City Council passes new mobile home ordinance

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— With mobile homes often sitting on rented land worth hundreds of thousands of dollars, the owners of many of the 467 trailers in Steamboat Springs are living on shaky ground.

With that in mind, the Steamboat Springs City Council decided Tuesday to try to slow down the process of displacement of trailer owners in the city, though they admitted the new rules will likely just postpone the inevitable.

The ordinance passed Tuesday makes mobile home park owners present a conversion impact report to the city if they intend to change the use of the land. The owners would also need to get a conditional use permit to alter the use, meaning they would have to obtain permission from the city and comply with certain requirements.

They decided instead to ask mobile home park owners to make their "best efforts" when they do decide to close down a park and redevelop.

Best efforts would include making a list of the names of mobile home owners being displaced by a change of use and compiling a list of available sites on which to place mobile homes within a 50-mile radius. It would also impel park owners to present the city with their plans for redevelopment. The conversion report could be waived if 75 percent of the trailer owners agree to drop it.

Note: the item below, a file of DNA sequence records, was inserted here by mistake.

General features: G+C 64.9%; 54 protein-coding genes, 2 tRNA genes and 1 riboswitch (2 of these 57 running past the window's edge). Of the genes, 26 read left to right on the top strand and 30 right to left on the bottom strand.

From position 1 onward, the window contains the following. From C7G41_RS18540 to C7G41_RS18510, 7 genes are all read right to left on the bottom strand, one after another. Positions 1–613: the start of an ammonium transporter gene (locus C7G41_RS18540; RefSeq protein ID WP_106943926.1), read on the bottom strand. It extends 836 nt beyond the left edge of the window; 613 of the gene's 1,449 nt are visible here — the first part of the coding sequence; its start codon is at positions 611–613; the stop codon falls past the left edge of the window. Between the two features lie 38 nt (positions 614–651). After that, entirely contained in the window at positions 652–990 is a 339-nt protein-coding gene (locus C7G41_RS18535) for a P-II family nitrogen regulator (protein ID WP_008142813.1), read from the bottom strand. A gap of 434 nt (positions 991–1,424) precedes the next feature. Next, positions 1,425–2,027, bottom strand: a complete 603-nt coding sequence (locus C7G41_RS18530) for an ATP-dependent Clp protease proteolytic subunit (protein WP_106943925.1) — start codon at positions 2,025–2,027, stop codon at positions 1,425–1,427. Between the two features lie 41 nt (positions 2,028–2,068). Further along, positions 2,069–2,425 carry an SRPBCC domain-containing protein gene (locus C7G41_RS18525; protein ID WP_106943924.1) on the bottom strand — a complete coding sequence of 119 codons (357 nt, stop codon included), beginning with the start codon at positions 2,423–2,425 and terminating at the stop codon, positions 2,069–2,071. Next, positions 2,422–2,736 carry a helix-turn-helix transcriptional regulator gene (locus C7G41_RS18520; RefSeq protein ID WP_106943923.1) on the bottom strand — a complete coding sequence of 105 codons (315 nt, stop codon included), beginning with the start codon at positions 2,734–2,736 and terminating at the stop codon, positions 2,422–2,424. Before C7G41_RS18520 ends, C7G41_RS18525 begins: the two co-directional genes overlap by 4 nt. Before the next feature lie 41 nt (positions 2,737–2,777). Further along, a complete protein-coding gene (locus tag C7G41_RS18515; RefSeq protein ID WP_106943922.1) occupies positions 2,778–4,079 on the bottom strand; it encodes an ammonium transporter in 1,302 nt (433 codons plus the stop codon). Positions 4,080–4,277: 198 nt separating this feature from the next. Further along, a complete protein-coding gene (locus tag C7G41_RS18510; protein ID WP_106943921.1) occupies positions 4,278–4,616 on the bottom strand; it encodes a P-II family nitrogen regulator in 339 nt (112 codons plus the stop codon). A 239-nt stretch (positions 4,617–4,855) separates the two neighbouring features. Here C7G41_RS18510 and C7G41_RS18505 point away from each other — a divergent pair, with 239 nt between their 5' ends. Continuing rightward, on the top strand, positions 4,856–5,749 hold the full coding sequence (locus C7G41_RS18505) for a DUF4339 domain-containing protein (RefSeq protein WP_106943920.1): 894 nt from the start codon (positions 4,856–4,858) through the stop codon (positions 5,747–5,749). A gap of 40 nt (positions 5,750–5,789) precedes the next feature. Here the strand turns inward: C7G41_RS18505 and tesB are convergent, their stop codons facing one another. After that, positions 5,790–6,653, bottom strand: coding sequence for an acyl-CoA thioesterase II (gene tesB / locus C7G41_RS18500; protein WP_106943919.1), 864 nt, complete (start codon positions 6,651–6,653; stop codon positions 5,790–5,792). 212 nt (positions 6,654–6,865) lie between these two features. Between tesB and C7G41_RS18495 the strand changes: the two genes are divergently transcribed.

While no owners of trailers spoke at Tuesday's City Council meeting, many of them have followed the issue closely, urging council to help make their lives more secure. The ordinance, as some trailer owners see it, does nothing substantial to help the low and middle income families of Steamboat Springs.

"It's not like anything was really done. They just put an extra step in," said Dan Clarke, the owner of a trailer in Dream Island Trailer Park.

Clarke said the only way residents without a lot of money can afford to own property here is to get into a mobile home. If those parks disappear to make room for other development, new residents may have nowhere to go, he said.

Trailer park owners, on the other hand, have asked council not to restrict how they can use their property. They say the ordinance as passed makes them go to great lengths to solve a problem that is really the whole community's issue. Melinda Sherman, an attorney representing the owners of Westland Mobile Home Park on Yampa Street, said the ordinance also may conflict with the state's Mobile Home Park Act. That act outlines how park owners must go about eviction procedures, among other issues.

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